Let’s be real, all of the recent movies have featured a white British leading lady with brunette hair, so she’d definitely not be a major player.

      • Mia4s says:

        Yeah that’s a fair point. Lupita’s role did absolutely nothing for her (it was decent in Force Awakens and TERRIBLE in Last Jedi). Her boost was all Black Panther. Also Gwendoline Christie did a ridiculous amount of press for a (sadly) nothing role.

        Now it has been argued that even just being associated with the PR surrounding big franchises is good business. I’m really not sure that’s the case though. The actual main characters see a boost, sure, but that can also go very, very wrong. Look at poor Alden whatshisface who played young Han Solo. That REALLY didn’t work out!

      • eto says:

        Oh poor Alden! I don’t know his work but he got thrown way under the bus when it might have been the directors/producers that tanked the film :/

  2. laulau says:

    I wish more talented actors would go the same way. These big budget hits rarely need real acting talent (Heath Ledger being a great exception). I get it probably helps them be able to take other things though and I’d rather they do this than shill for some slavery-adjacent makeup company.

  3. lucy2 says:

    It doesn’t necessarily mean you’re in a long contract – Felicity herself is an example of being in one of the movies and then done. Laura Dern did the same. Constance could definitely do a smaller character or a stand alone film.
    But if she’s not interested in that type of role, that’s fine, and I hope she finds some other good ones too.

    • Thaisajs says:

      Exactly. I find it ironic she’d say this to Felicity Jones, who proved that you can make a huge impact with just one Star Wars movie. (Also, Laura Dern — I wish she’d had a longer run. So fab.)

      • Mia4s says:

        I actually found Felicity’s comments interesting and sort of…open ended? I wonder if there’s some talk of using her character in a limited prequel series, similar to what they’re doing with Diego Luna. I will say giving Luna’s character a series makes the most sense to me (ties to original rebels, droid sidekick, a spy so he can pop up anywhere) but I could see that like with Marvel they could want multiple series. Hmmmm….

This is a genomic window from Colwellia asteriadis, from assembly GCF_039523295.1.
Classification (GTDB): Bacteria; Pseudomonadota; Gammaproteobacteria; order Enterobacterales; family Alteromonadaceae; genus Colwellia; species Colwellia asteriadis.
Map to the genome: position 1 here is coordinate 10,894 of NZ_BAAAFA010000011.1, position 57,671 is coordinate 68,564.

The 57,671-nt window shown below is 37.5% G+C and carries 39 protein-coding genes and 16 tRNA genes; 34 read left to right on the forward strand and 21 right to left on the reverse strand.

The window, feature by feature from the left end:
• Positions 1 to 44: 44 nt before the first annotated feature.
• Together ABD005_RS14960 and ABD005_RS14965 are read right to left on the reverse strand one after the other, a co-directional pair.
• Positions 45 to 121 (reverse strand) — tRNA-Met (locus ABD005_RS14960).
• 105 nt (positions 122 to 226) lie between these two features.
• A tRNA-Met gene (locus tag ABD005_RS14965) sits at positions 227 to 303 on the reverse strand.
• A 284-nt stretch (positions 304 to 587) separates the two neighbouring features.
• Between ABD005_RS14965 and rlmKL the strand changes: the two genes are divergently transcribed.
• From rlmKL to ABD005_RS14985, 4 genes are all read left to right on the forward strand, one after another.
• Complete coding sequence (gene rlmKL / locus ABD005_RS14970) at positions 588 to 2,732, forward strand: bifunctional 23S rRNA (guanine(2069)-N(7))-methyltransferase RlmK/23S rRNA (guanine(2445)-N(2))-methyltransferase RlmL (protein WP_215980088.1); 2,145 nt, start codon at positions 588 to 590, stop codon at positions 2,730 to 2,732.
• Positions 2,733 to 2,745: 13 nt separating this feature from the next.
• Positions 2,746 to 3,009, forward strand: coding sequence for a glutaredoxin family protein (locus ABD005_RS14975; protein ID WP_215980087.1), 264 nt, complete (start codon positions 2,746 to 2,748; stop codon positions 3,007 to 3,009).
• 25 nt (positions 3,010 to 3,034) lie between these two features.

4. Case says:

    Big movie franchises can empower lesser-known actors to work on passion projects after/in between films. Adam Driver, for instance, has been in several other, more artistic projects in the past few years in between Star Wars films. It doesn’t mean you can’t work on other projects.

    I respect her approach, but I genuinely see nothing wrong with actors working on big budget films. As others have mentioned, Felicity Jones was only in one Star Wars film that IMO was one of the best in the franchise.

  5. Harryg says:

    Okay, haha!
    Well, I myself would refuse if See’s Candies offered me ten thousand dark chocolate gift boxes, because it would take too long to eat it all. Would totally say no.

  6. mtam says:

    I understand her reasoning, but i bet most actors, specially poc ones who aren’t able to find as many opportunities, would dream of being in a long term contract, it usually guarantees higher pay, higher-demand and profile, and that can turn into more work, sponsorships/campaigns, opportunities for passion projects, and without the worry of trying to hustle for work to just survive as an actor. If she’s in the position to not have to worry about that, that’s great, good for her, but to not understand why other if not most actors would want it, is very short-sighted.

  7. Corporatestepsister says:

    I’m kind of pissed off. She just got to be part of a movie that has been a huge hit, TONS of exposure, and she will be in two additional films since it is a trilogy. I am certain she has no business being snotty about big franchises since she’s part of one and second, this is something she should be grateful for, not snotty about. She has no business being all ‘artistic’ when she’s part of a franchise that has launched her to a much bigger audience and she will get better pay the next time she wants work, she will be able to cite a hit movie that has been a breakout role for her and I am dead certain she wouldn’t be getting this much coverage without her place in Crazy Rich Asians. I think in fact, this is a her ‘star wars’ breakout franchise and she is really pissing me off with her attitude.

    • Tiffany :) says:

      I think it makes sense, though, that once you get attached to 1 long-term, multi-year, multi-film commitment that you might not want to jump into another one.

      • Corporatestepsister says:

        In that industry, just getting ONE job is against the odds. Getting a multi-year, multi-film commitment is a HUGE stroke of luck that most actors would kill for.